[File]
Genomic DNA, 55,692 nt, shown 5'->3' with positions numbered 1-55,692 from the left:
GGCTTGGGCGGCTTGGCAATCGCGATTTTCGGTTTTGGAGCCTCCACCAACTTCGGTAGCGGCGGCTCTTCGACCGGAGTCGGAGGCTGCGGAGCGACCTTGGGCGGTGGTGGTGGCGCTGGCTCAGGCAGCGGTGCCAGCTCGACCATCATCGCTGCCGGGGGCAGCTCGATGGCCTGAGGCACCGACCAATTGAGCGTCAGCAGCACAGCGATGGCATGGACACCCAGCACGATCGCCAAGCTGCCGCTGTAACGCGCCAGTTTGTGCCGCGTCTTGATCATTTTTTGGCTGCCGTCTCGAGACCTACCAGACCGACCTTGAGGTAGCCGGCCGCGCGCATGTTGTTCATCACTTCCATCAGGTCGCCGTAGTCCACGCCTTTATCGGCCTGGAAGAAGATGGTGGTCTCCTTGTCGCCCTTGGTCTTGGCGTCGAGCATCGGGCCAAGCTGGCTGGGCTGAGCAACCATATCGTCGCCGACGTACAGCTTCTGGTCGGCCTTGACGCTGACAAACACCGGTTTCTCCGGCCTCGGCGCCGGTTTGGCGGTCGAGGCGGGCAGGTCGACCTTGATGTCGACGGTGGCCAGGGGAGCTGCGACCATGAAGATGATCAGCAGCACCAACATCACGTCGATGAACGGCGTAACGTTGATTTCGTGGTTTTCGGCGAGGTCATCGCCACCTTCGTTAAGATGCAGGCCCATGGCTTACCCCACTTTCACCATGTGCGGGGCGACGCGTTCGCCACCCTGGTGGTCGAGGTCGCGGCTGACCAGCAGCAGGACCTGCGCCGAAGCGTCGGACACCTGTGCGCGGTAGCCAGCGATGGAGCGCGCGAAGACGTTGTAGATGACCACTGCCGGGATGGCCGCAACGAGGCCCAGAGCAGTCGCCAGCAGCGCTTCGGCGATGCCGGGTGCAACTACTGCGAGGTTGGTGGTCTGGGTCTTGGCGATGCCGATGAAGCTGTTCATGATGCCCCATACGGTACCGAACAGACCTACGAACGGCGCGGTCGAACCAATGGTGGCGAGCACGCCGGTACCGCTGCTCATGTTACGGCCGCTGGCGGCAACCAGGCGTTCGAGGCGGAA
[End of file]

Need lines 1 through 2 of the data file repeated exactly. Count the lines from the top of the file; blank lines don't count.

Genomic DNA, 55,692 nt, shown 5'->3' with positions numbered 1-55,692 from the left:
GGCTTGGGCGGCTTGGCAATCGCGATTTTCGGTTTTGGAGCCTCCACCAACTTCGGTAGCGGCGGCTCTTCGACCGGAGTCGGAGGCTGCGGAGCGACCTTGGGCGGTGGTGGTGGCGCTGGCTCAGGCAGCGGTGCCAGCTCGACCATCATCGCTGCCGGGGGCAGCTCGATGGCCTGAGGCACCGACCAATTGAGCGTCAGCAGCACAGCGATGGCATGGACACCCAGCACGATCGCCAAGCTGCCGCTGTAACGCGCCAGTTTGTGCCGCGTCTTGATCATTTTTTGGCTGCCGTCTCGAGACCTACCAGACCGACCTTGAGGTAGCCGGCCGCGCGCATGTTGTTCATCACTTCCATCAGGTCGCCGTAGTCCACGCCTTTATCGGCCTGGAAGAAGATGGTGGTCTCCTTGTCGCCCTTGGTCTTGGCGTCGAGCATCGGGCCAAGCTGGCTGGGCTGAGCAACCATATCGTCGCCGACGTACAGCTTCTGGTCGGCCTTGACGCTGACAAACACCGGTTTCTCCGGCCTCGGCGCCGGTTTGGCGGTCGAGGCGGGCAGGTCGACCTTGATGTCGACGGTGGCCAGGGGAGCTGCGACCATGAAGATGATCAGCAGCACCAACATCACGTCGATGAACGGCGTAACGTTGATTTCGTGGTTTTCGGCGAGGTCATCGCCACCTTCGTTAAGATGCAGGCCCATGGCTTACCCCACTTTCACCATGTGCGGGGCGACGCGTTCGCCACCCTGGTGGTCGAGGTCGCGGCTGACCAGCAGCAGGACCTGCGCCGAAGCGTCGGACACCTGTGCGCGGTAGCCAGCGATGGAGCGCGCGAAGACGTTGTAGATGACCACTGCCGGGATGGCCGCAACGAGGCCCAGAGCAGTCGCCAGCAGCGCTTCGGCGATGCCGGGTGCAACTACTGCGAGGTTGGTGGTCTGGGTCTTGGCGATGCCGATGAAGCTGTTCATGATGCCCCATACGGTACCGAACAGACCTACGAACGGCGCGGTCGAACCAATGGTGGCGAGCACGCCGGTACCGCTGCTCATGTTACGGCCGCTGGCGGCAACCAGGCGTTCGAGGCGGAA